repercussions for GOP leaders in the states and gives Democrats potential openings as they struggle to reclaim power lost during President Barack Obama’s tenure.
Some Republican governors, in particular, are wary about what their Washington colleagues might do with Obama’s signature law, exposing a fissure in a party that has consolidated control in the nation’s capital and dozens of statehouses around the country in accompaniment with President-elect Donald Trump’s victory in November.
“I think they talk a lot about repeal. I haven’t heard a lot about replace,” Ohio’s GOP Gov. John Kasich said last week in Cleveland, as he warned against making fast, sweeping changes. “The fact of the matter is we have a lot more people covered.” He asked “what happens to these people” in the event of a full repeal.
Democrats, meanwhile, bemoan the possibility of stripping insurance from some 20 million Americans who lacked it before the law was passed in 2010. But they also see a political opportunity after six years of being blamed by Republicans — and often by voters — for every insurance premium or deductible increase, coverage denial or long wait for a specialist.
“You bought it, you own it,” said pollster Paul Maslin of Wisconsin, who has worked for federal and state Democratic campaigns around the country.
Montana Gov. Steve Bullock, a Democrat who embraced the Affordable Care Act in a GOP-leaning state, said the repeal attempts offer another chance to explain the complex law — something even Obama has said he didn’t do as well as he could.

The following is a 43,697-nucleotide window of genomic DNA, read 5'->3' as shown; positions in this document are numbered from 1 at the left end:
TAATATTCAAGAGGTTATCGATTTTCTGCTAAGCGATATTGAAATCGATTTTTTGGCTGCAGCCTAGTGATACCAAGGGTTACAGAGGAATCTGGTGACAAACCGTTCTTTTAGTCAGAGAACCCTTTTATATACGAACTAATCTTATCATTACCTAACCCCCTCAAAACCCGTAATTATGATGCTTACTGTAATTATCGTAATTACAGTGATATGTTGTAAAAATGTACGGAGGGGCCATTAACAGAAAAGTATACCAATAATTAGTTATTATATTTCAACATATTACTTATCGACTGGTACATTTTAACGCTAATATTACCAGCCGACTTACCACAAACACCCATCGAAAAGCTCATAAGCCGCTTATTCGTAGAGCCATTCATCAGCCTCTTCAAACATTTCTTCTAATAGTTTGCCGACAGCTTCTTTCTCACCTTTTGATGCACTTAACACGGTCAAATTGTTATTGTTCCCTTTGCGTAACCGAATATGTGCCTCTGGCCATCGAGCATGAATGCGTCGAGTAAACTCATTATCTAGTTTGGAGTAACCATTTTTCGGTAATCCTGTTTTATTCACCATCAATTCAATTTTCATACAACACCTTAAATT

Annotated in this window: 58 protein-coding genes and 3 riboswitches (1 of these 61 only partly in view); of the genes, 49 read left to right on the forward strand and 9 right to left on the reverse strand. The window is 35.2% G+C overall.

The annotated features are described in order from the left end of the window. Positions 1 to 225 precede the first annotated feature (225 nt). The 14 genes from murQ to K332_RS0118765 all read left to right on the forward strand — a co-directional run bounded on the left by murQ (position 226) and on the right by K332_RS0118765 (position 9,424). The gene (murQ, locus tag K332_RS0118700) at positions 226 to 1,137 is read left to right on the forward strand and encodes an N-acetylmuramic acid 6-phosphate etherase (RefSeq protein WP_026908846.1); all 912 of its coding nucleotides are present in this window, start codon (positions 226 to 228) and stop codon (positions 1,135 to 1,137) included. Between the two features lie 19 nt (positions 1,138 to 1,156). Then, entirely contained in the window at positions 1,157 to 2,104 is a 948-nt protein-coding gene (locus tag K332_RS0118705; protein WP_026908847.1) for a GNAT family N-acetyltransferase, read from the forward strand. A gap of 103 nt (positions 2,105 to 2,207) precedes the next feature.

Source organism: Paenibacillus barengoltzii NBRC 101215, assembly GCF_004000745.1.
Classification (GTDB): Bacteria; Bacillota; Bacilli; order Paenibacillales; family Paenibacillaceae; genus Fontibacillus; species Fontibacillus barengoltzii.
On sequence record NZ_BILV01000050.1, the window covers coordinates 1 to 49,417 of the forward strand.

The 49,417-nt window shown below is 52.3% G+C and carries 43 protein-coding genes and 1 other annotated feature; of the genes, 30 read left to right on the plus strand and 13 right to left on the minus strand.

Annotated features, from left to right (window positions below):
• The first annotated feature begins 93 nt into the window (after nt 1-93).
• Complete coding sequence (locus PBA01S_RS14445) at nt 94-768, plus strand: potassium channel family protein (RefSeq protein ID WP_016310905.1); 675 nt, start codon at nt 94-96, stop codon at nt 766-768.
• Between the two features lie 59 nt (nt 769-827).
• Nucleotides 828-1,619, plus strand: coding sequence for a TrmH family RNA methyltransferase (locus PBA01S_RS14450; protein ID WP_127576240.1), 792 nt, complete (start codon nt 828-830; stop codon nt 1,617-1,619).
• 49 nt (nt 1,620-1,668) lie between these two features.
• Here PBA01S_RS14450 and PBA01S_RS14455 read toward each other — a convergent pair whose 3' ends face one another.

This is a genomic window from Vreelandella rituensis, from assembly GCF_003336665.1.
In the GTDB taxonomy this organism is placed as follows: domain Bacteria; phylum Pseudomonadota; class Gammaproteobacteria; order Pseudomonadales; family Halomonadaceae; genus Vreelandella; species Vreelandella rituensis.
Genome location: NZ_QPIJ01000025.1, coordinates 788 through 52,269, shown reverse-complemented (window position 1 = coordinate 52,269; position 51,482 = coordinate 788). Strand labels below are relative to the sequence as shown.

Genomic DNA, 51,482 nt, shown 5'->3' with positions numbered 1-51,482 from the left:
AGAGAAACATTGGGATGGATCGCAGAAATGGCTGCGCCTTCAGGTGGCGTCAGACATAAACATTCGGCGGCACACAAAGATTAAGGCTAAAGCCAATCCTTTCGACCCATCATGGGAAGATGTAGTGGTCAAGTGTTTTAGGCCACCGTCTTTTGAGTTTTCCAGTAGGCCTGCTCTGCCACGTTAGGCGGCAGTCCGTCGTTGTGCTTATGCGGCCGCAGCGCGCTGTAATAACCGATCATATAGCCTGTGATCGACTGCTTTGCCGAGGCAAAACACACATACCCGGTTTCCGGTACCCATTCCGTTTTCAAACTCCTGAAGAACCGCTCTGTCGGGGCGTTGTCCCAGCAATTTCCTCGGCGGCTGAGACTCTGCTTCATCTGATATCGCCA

“It’s easy in Washington to say what you’re going to do and not do,” Bullock said. “Outside Washington, this is about communities and people’s lives, and from that perspective, I think good policy also happens to be good politics.”
Trump, House Speaker Paul Ryan, R-Wis., and others have yet to offer details beyond their promise “to repeal and replace Obamacare.”
The law’s main features are insurance exchanges where middle-income consumers buy private policies. Many get premium subsidies financed by taxes on the most generous insurance policies. Secondly, the law expanded eligibility for Medicaid, the government insurance program for the poorest and many disabled Americans. Among the regulatory changes were requiring insurers to cover more healthcare services; preventing insurers from denying coverage because of pre-existing health conditions and limiting lifetime caps on coverage.